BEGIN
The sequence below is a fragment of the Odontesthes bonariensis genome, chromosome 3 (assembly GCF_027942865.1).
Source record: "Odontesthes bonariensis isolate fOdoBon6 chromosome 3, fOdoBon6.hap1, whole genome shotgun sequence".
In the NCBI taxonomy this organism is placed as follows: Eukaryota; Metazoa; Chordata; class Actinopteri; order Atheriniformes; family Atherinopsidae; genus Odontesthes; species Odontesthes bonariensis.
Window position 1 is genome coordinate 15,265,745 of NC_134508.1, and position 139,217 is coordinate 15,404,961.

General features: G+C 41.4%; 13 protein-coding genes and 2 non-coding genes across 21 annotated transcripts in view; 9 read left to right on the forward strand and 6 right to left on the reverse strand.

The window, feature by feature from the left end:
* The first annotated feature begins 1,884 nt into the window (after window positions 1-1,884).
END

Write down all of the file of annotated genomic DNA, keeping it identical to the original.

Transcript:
The sequence below is a fragment of the Odontesthes bonariensis genome, chromosome 3 (assembly GCF_027942865.1).
Source record: "Odontesthes bonariensis isolate fOdoBon6 chromosome 3, fOdoBon6.hap1, whole genome shotgun sequence".
In the NCBI taxonomy this organism is placed as follows: Eukaryota; Metazoa; Chordata; class Actinopteri; order Atheriniformes; family Atherinopsidae; genus Odontesthes; species Odontesthes bonariensis.
Window position 1 is genome coordinate 15,265,745 of NC_134508.1, and position 139,217 is coordinate 15,404,961.

General features: G+C 41.4%; 13 protein-coding genes and 2 non-coding genes across 21 annotated transcripts in view; 9 read left to right on the forward strand and 6 right to left on the reverse strand.

The window, feature by feature from the left end:
* The first annotated feature begins 1,884 nt into the window (after window positions 1-1,884).